uint32_t channelSRV;             //2 channel for the servo
HardwareTimer *MyTimServo;       //Hardware Timer class for Servo PWM

Step 2

The hardware timer library uses internal timer modules and allows us to define channels attached to the timer. Channels represent the output pins connected to the hardware elements. Our laboratory board uses the same timer to control the servo and fan. In this example, we will use one channel for the servo only setting the proper PWM frequency of the timer. The channel connected to the servo controls the PWM duty cycle.

Create the timer instance type based on the servo pin:

TIM_TypeDef *SRVInstance = (TIM_TypeDef *)pinmap_peripheral(digitalPinToPinName(SERVO_PWM_PIN), PinMap_PWM);
The same timer is used for the fan in the scenario STM_1A.

Define the channel for servo:

channelSRV = STM_PIN_CHANNEL(pinmap_function(digitalPinToPinName(SERVO_PWM_PIN), PinMap_PWM));

Instantiate HardwareTimer object. Thanks to 'new' instantiation, HardwareTimer is not destructed when setup() function is finished.

MyTimServo = new HardwareTimer(SRVInstance);

Configure and start PWM

MyTimServo->setPWM(channelSRV, SERVO_PWM_PIN, 50, 5); // 50 Hertz, 5% dutycycle.

Step 3

MG 90 servos that we use in our lab are specific. As mentioned above, to achieve a full 180-degree rotation range, their minimum and maximum duty cycle timings go far beyond standards. We will create a function for calculating the duty cycle for the servo with the angle as the input parameter.

void fSrvSet(int pAngle)
  if (pAngle<0) pAngle=0;        //check boudaries of angle
  if (pAngle>180) pAngle=180;
  int i_srv=500+(200*pAngle)/18; //minimal duty cycle is 0,5ms, maximal 2,5ms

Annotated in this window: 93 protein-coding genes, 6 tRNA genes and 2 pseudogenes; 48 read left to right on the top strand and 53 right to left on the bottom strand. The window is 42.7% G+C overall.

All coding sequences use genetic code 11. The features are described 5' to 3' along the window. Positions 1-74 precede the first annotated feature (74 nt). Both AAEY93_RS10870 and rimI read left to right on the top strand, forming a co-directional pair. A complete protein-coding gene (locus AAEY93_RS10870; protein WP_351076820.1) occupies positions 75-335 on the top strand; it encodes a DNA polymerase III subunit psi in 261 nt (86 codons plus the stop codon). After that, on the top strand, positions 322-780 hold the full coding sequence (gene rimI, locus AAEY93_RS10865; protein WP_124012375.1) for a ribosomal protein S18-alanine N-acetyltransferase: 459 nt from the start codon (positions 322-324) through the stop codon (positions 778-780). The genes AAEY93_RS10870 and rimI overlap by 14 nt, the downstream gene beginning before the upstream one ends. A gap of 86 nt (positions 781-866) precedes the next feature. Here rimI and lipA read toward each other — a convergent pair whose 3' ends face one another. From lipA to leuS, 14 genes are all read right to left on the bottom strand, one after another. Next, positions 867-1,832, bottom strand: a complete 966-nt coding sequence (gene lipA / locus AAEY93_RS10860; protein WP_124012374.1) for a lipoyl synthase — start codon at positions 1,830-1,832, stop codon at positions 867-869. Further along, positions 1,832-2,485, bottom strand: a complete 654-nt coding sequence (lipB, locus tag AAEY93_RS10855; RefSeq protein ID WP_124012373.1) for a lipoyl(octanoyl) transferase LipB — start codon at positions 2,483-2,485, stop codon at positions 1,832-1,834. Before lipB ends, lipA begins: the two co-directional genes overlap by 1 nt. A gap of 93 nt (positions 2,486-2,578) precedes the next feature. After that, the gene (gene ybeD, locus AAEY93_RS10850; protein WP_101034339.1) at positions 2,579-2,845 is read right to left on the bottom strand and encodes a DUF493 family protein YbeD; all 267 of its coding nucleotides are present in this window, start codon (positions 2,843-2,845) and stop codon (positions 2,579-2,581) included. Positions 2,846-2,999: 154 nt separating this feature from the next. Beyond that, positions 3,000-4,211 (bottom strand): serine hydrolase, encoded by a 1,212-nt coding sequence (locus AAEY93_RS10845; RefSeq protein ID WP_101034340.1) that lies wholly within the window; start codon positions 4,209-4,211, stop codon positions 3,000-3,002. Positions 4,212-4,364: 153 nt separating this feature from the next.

MyTimServo->setCaptureCompare(channelSRV, i_srv, MICROSEC_COMPARE_FORMAT);  //modify duty cycle

Step 4

Rotating a servo is as easy as calling our function with the desired angle as the parameter, e.g.:



How do I know minimum and maximum values for the timings for servo operation?: Those parameters are provided along with servo technical documentation, so you should refer to them. Our configuration reflects the servos we use (MG90/SG90), and as you can see, it goes far beyond the standard servo rotation control that is a minimum of 1000us and a maximum of 2000us. Using standard configuration, your servo won't rotate at full 180 degrees but at a shorter rotation range. Would it be possible to control the servo and fan with the same program?: Yes, but you have to remember that servo has very strict timing requirements. Because both elements share the same timer, they also share the same frequency which must be set according to the servo requirements.

Result validation

Observe the red arrow to rotate accordingly. Remember to give the servo some time to operate.

Project information

This Intellectual Output was implemented under the Erasmus+ KA2.
Project IOT-OPEN.EU Reloaded – Education-based strengthening of the European universities, companies and labour force in the global IoT market.
Project number: 2022-1-PL01-KA220-HED-000085090.

Erasmus+ Disclaimer
This project has been funded with support from the European Commission.
This publication reflects the views of only the author, and the Commission cannot be held responsible for any use that may be made of the information contained therein.

Copyright Notice
This content was created by the IOT-OPEN.EU Reloaded consortium, 2022,2024.
The content is Copyrighted and distributed under CC BY-NC Creative Commons Licence, free for Non-Commercial use.

en/iot-open/practical/hardware/sut/stm32/emb10_1.txt · Last modified: 2024/04/10 19:09 by ktokarz
CC Attribution-Share Alike 4.0 International Valid CSS Driven by DokuWiki do yourself a favour and use a real browser - get firefox!! Recent changes RSS feed Valid XHTML 1.0